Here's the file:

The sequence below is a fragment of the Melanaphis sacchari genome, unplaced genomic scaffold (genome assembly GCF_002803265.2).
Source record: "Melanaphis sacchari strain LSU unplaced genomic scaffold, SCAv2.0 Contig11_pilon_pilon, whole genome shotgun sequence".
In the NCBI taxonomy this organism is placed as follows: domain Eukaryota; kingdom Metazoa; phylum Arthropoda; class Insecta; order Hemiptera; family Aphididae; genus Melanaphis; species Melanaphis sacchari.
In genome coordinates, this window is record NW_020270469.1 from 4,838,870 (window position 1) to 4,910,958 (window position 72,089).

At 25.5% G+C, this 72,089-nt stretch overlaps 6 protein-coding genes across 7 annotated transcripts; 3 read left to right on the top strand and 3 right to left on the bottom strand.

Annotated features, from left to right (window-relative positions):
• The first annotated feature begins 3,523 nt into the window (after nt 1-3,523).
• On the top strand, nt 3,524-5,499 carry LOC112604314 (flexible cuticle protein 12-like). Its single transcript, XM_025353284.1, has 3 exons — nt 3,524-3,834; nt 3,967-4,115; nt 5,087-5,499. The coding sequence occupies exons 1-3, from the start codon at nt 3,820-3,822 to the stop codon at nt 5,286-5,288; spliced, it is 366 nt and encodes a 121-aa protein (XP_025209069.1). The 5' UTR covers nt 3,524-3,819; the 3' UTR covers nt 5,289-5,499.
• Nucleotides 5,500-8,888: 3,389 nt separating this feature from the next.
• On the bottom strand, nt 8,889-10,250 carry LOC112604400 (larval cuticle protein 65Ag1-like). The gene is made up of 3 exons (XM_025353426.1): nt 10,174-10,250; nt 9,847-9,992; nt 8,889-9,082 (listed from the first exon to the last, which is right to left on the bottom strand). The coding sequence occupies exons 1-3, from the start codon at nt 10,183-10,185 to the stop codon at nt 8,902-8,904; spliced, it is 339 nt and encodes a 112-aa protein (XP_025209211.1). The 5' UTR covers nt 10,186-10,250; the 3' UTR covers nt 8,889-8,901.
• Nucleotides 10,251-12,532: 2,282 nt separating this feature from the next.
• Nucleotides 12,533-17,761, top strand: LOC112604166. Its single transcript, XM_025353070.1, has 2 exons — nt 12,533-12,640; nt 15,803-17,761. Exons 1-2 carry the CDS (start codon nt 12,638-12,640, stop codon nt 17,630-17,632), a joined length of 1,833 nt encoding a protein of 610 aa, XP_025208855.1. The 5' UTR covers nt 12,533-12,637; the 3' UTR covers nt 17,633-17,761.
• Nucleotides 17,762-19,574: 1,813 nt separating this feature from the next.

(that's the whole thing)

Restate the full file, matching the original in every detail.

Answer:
The sequence below is a fragment of the Melanaphis sacchari genome, unplaced genomic scaffold (genome assembly GCF_002803265.2).
Source record: "Melanaphis sacchari strain LSU unplaced genomic scaffold, SCAv2.0 Contig11_pilon_pilon, whole genome shotgun sequence".
In the NCBI taxonomy this organism is placed as follows: domain Eukaryota; kingdom Metazoa; phylum Arthropoda; class Insecta; order Hemiptera; family Aphididae; genus Melanaphis; species Melanaphis sacchari.
In genome coordinates, this window is record NW_020270469.1 from 4,838,870 (window position 1) to 4,910,958 (window position 72,089).

At 25.5% G+C, this 72,089-nt stretch overlaps 6 protein-coding genes across 7 annotated transcripts; 3 read left to right on the top strand and 3 right to left on the bottom strand.

Annotated features, from left to right (window-relative positions):
• The first annotated feature begins 3,523 nt into the window (after nt 1-3,523).
• On the top strand, nt 3,524-5,499 carry LOC112604314 (flexible cuticle protein 12-like). Its single transcript, XM_025353284.1, has 3 exons — nt 3,524-3,834; nt 3,967-4,115; nt 5,087-5,499. The coding sequence occupies exons 1-3, from the start codon at nt 3,820-3,822 to the stop codon at nt 5,286-5,288; spliced, it is 366 nt and encodes a 121-aa protein (XP_025209069.1). The 5' UTR covers nt 3,524-3,819; the 3' UTR covers nt 5,289-5,499.
• Nucleotides 5,500-8,888: 3,389 nt separating this feature from the next.
• On the bottom strand, nt 8,889-10,250 carry LOC112604400 (larval cuticle protein 65Ag1-like). The gene is made up of 3 exons (XM_025353426.1): nt 10,174-10,250; nt 9,847-9,992; nt 8,889-9,082 (listed from the first exon to the last, which is right to left on the bottom strand). The coding sequence occupies exons 1-3, from the start codon at nt 10,183-10,185 to the stop codon at nt 8,902-8,904; spliced, it is 339 nt and encodes a 112-aa protein (XP_025209211.1). The 5' UTR covers nt 10,186-10,250; the 3' UTR covers nt 8,889-8,901.
• Nucleotides 10,251-12,532: 2,282 nt separating this feature from the next.
• Nucleotides 12,533-17,761, top strand: LOC112604166. Its single transcript, XM_025353070.1, has 2 exons — nt 12,533-12,640; nt 15,803-17,761. Exons 1-2 carry the CDS (start codon nt 12,638-12,640, stop codon nt 17,630-17,632), a joined length of 1,833 nt encoding a protein of 610 aa, XP_025208855.1. The 5' UTR covers nt 12,533-12,637; the 3' UTR covers nt 17,633-17,761.
• Nucleotides 17,762-19,574: 1,813 nt separating this feature from the next.